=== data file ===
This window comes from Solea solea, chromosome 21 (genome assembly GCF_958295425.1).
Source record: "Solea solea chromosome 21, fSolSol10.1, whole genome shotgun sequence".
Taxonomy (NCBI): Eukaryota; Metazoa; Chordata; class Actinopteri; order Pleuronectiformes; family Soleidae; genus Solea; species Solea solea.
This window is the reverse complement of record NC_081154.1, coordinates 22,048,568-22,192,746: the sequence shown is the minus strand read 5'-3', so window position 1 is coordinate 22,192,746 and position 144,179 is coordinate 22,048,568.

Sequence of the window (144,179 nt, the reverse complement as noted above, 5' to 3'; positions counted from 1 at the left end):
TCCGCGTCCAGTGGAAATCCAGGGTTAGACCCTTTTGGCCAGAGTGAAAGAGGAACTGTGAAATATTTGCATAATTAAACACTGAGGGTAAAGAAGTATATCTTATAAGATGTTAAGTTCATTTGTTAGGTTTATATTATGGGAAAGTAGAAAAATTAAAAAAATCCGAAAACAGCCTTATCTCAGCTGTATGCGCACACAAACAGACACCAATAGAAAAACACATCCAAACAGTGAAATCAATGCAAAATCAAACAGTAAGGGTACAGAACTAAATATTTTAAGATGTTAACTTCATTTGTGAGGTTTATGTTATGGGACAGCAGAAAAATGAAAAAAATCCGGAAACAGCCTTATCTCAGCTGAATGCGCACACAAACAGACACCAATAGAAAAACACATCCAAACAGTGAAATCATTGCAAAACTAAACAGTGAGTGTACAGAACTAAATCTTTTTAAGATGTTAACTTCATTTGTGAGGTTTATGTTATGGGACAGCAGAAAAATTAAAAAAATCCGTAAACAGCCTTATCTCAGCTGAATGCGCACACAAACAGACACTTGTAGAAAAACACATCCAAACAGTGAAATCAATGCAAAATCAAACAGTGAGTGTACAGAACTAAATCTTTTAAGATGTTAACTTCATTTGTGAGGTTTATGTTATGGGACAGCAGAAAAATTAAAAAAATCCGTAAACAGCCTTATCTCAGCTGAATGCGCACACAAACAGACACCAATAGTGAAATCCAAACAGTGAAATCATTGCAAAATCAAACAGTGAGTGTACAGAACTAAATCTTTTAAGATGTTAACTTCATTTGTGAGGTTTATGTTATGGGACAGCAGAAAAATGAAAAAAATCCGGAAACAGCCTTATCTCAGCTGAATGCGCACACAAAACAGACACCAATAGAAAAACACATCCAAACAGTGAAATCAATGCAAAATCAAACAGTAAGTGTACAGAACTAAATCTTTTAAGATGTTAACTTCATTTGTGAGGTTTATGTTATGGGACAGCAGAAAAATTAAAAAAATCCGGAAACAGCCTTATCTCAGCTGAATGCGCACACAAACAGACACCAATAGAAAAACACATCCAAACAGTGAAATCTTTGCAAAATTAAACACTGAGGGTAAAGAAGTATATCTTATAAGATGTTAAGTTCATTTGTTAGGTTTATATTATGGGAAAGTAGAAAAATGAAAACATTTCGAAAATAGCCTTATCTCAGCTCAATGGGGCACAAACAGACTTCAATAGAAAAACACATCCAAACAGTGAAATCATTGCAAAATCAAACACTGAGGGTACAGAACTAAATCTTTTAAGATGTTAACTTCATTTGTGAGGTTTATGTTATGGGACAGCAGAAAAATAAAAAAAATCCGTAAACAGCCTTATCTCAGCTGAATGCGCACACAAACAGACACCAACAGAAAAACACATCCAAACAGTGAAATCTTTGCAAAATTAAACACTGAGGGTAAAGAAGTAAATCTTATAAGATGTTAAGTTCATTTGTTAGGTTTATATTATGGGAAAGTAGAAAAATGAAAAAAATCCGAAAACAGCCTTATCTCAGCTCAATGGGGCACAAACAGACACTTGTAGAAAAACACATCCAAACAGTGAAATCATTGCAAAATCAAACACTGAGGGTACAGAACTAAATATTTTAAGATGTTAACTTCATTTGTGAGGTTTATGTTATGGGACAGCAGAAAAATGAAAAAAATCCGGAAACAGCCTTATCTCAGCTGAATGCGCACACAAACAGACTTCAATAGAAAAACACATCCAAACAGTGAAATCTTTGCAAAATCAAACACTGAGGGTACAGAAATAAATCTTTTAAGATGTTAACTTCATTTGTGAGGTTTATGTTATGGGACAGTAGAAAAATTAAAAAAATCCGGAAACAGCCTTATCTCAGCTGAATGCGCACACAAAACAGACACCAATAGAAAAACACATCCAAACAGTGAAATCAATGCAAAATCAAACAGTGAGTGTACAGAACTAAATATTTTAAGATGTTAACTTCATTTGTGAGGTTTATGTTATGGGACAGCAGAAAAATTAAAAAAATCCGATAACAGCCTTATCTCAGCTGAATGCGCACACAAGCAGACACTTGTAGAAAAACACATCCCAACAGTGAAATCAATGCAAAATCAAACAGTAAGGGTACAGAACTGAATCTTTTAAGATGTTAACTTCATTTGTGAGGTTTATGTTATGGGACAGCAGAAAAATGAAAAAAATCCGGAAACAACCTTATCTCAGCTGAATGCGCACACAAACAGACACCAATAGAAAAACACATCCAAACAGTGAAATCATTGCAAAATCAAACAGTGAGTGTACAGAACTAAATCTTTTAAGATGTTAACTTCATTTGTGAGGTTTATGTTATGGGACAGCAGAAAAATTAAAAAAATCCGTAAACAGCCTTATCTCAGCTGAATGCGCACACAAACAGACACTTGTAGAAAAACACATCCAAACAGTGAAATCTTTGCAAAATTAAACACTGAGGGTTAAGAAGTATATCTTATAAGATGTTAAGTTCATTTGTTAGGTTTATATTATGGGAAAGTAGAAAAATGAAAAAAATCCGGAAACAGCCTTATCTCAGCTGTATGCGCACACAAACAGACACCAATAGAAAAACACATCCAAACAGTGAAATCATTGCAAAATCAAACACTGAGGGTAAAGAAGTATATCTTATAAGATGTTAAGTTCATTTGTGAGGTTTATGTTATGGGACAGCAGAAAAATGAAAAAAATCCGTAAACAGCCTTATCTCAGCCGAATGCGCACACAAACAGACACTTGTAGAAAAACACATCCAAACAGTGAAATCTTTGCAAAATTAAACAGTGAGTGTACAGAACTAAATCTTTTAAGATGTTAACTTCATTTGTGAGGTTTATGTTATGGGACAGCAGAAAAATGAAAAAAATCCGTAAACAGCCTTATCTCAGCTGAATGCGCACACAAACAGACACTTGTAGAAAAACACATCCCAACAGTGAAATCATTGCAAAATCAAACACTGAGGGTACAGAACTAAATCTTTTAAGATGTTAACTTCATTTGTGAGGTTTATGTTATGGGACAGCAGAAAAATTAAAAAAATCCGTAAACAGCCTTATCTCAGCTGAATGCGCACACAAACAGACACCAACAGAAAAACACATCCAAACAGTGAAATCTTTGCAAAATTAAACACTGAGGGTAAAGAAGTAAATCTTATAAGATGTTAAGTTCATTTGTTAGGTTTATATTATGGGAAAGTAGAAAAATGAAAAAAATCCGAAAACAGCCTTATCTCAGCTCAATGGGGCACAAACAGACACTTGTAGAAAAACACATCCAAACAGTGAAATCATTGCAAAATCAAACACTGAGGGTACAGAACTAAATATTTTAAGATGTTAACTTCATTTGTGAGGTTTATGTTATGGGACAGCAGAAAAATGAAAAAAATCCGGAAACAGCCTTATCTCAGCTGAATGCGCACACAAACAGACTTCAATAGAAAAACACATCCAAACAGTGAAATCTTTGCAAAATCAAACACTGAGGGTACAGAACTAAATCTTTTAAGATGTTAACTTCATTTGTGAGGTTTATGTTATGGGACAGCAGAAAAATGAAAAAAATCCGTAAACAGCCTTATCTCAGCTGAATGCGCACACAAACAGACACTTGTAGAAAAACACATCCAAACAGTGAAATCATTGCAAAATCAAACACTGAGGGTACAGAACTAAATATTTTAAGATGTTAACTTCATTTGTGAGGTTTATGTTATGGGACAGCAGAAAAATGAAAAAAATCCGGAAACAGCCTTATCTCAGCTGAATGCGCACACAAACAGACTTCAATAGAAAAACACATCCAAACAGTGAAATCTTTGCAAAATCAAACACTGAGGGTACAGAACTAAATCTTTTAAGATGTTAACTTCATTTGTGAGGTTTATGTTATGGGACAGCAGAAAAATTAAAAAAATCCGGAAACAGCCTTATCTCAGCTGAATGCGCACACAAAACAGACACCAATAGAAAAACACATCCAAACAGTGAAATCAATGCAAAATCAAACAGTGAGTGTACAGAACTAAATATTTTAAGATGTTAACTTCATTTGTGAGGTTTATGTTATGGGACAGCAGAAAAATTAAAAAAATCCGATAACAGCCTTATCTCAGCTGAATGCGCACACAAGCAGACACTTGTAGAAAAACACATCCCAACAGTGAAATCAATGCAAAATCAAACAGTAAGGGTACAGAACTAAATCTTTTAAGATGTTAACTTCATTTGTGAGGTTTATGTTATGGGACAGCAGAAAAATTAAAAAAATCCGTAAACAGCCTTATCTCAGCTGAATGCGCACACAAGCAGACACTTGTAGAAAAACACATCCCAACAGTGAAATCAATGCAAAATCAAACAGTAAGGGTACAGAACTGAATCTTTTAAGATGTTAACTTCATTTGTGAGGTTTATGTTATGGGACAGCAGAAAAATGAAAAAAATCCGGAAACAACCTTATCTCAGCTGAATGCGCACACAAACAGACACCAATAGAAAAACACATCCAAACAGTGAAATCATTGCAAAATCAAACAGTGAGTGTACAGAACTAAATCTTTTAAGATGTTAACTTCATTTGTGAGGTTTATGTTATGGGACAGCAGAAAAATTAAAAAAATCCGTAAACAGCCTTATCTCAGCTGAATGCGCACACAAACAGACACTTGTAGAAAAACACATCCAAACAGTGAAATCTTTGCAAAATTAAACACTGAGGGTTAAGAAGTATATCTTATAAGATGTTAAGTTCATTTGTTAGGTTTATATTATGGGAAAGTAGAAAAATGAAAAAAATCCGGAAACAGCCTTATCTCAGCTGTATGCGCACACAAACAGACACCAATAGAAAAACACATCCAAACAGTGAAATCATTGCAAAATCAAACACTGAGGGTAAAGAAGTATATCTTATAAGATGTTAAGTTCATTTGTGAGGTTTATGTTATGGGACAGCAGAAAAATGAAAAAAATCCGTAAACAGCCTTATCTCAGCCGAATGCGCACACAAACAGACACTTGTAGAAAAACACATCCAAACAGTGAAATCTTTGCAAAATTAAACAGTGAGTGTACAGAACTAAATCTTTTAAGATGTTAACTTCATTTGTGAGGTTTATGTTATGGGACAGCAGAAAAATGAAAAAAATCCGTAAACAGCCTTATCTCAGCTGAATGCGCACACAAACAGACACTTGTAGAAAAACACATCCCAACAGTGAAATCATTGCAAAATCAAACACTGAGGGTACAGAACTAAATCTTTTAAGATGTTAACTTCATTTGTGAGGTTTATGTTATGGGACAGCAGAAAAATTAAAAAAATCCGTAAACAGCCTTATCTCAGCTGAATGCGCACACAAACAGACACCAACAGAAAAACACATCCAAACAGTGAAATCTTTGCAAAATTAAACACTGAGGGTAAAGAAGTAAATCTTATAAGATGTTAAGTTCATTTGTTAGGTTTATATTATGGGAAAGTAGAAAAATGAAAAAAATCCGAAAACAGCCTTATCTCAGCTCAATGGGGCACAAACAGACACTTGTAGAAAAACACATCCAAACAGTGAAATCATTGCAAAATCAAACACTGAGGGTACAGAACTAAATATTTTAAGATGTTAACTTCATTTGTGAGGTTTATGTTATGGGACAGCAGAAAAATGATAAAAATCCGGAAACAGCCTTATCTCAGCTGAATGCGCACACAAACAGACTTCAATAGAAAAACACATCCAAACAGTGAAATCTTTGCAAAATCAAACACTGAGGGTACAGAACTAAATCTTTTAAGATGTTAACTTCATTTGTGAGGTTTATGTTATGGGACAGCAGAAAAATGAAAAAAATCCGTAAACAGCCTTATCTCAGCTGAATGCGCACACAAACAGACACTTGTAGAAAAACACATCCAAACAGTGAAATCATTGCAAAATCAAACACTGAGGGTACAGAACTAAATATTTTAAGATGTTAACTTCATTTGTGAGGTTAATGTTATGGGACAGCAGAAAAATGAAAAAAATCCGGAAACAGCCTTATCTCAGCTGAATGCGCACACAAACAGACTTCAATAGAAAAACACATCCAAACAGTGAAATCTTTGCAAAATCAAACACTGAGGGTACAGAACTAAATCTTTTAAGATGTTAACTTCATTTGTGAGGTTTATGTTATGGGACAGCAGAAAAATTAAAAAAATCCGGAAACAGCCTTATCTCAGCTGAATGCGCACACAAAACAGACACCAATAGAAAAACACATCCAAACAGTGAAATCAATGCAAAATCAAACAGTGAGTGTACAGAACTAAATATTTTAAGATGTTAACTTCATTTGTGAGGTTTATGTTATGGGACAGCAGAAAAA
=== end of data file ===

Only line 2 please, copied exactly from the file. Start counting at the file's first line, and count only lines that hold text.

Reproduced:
Source record: "Solea solea chromosome 21, fSolSol10.1, whole genome shotgun sequence".